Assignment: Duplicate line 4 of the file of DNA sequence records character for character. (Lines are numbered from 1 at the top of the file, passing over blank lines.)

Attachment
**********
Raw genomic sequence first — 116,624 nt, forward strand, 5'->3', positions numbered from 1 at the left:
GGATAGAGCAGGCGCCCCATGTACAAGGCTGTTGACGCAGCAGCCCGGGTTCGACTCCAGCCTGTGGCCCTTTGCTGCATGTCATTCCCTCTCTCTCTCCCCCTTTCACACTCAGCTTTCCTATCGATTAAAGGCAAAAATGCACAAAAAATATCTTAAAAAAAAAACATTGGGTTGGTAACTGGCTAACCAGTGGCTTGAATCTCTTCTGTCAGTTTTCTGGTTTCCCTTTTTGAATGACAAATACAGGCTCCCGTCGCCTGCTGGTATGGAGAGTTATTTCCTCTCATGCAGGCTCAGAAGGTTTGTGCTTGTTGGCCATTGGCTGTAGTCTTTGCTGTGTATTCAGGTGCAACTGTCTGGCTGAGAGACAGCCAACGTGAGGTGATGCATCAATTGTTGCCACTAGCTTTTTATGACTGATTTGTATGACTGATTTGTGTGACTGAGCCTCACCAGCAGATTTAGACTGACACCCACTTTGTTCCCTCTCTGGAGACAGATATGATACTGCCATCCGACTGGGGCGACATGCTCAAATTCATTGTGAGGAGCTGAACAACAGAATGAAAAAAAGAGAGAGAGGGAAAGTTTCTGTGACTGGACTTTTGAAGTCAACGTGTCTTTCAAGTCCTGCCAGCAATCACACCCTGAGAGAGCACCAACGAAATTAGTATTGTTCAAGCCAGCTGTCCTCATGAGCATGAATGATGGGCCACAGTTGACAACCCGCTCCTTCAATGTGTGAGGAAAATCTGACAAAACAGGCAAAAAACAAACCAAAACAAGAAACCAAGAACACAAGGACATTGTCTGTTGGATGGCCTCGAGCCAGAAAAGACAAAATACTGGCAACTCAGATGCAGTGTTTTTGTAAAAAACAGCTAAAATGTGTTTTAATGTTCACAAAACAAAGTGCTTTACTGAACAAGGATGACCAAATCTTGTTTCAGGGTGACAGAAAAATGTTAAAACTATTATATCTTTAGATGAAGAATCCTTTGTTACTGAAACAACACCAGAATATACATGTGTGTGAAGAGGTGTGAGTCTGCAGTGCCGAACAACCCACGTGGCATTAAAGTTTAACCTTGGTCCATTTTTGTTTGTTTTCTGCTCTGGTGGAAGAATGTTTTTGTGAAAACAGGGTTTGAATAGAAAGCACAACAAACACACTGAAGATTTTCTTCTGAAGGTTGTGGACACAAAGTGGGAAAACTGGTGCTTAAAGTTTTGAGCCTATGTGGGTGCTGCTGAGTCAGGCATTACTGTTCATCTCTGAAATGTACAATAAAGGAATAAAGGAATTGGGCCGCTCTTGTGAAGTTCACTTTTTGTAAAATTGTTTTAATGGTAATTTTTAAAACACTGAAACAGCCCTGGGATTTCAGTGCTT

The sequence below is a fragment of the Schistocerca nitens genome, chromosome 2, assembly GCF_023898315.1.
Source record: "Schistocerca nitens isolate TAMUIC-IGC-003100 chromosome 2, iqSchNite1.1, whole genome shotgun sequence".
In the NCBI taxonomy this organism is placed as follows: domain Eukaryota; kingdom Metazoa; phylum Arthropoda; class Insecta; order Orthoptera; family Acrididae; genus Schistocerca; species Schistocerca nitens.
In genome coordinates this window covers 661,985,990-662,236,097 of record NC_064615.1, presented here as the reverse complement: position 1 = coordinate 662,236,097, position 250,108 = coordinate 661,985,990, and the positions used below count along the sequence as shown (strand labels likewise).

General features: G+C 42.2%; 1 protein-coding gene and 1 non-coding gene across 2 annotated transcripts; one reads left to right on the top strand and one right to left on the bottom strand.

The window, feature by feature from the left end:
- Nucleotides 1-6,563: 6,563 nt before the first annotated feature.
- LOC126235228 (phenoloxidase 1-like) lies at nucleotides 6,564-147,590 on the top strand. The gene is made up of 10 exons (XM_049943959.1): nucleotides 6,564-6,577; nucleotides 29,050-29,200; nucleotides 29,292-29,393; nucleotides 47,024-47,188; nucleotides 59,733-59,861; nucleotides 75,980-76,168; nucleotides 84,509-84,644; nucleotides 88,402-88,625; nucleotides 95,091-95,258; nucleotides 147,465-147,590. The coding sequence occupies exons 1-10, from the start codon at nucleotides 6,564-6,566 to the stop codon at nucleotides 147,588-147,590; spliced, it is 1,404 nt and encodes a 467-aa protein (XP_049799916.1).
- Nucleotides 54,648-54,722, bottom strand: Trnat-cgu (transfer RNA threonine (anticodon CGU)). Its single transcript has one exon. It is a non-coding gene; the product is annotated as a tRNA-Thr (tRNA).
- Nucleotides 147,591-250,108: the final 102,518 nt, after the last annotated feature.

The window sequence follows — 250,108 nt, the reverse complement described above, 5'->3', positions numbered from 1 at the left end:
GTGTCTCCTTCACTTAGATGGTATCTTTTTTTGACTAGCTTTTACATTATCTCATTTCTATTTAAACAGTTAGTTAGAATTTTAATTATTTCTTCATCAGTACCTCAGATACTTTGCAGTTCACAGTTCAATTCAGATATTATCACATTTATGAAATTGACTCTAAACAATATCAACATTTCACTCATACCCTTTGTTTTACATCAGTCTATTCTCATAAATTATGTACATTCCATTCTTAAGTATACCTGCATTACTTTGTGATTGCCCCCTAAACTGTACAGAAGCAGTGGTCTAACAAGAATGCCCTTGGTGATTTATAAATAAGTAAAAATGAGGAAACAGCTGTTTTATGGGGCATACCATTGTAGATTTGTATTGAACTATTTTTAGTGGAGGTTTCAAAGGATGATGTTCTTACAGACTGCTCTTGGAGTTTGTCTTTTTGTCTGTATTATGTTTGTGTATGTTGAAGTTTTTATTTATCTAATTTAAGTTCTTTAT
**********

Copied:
Source record: "Schistocerca nitens isolate TAMUIC-IGC-003100 chromosome 2, iqSchNite1.1, whole genome shotgun sequence".